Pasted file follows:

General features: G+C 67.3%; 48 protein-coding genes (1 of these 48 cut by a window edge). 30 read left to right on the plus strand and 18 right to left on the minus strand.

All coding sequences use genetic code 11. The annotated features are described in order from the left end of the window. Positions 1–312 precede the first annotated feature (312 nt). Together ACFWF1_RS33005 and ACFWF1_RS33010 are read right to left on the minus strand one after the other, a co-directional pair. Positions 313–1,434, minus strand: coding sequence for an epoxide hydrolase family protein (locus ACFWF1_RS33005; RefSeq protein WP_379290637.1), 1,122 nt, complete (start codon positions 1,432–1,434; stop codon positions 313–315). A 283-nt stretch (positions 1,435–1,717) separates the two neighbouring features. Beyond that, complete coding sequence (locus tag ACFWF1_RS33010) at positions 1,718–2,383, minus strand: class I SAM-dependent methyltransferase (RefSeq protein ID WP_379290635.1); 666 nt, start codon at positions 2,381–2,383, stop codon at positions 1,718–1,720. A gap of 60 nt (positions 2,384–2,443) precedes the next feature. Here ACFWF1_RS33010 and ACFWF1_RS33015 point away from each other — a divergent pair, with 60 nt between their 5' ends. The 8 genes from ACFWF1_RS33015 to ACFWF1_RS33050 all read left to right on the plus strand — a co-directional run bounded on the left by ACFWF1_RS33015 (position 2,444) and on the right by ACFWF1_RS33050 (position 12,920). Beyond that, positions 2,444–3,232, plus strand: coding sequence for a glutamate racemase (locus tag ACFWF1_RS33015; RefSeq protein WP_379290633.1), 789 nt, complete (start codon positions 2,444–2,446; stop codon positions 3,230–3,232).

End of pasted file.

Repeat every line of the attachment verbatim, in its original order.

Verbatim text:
General features: G+C 67.3%; 48 protein-coding genes (1 of these 48 cut by a window edge). 30 read left to right on the plus strand and 18 right to left on the minus strand.

All coding sequences use genetic code 11. The annotated features are described in order from the left end of the window. Positions 1–312 precede the first annotated feature (312 nt). Together ACFWF1_RS33005 and ACFWF1_RS33010 are read right to left on the minus strand one after the other, a co-directional pair. Positions 313–1,434, minus strand: coding sequence for an epoxide hydrolase family protein (locus ACFWF1_RS33005; RefSeq protein WP_379290637.1), 1,122 nt, complete (start codon positions 1,432–1,434; stop codon positions 313–315). A 283-nt stretch (positions 1,435–1,717) separates the two neighbouring features. Beyond that, complete coding sequence (locus tag ACFWF1_RS33010) at positions 1,718–2,383, minus strand: class I SAM-dependent methyltransferase (RefSeq protein ID WP_379290635.1); 666 nt, start codon at positions 2,381–2,383, stop codon at positions 1,718–1,720. A gap of 60 nt (positions 2,384–2,443) precedes the next feature. Here ACFWF1_RS33010 and ACFWF1_RS33015 point away from each other — a divergent pair, with 60 nt between their 5' ends. The 8 genes from ACFWF1_RS33015 to ACFWF1_RS33050 all read left to right on the plus strand — a co-directional run bounded on the left by ACFWF1_RS33015 (position 2,444) and on the right by ACFWF1_RS33050 (position 12,920). Beyond that, positions 2,444–3,232, plus strand: coding sequence for a glutamate racemase (locus tag ACFWF1_RS33015; RefSeq protein WP_379290633.1), 789 nt, complete (start codon positions 2,444–2,446; stop codon positions 3,230–3,232).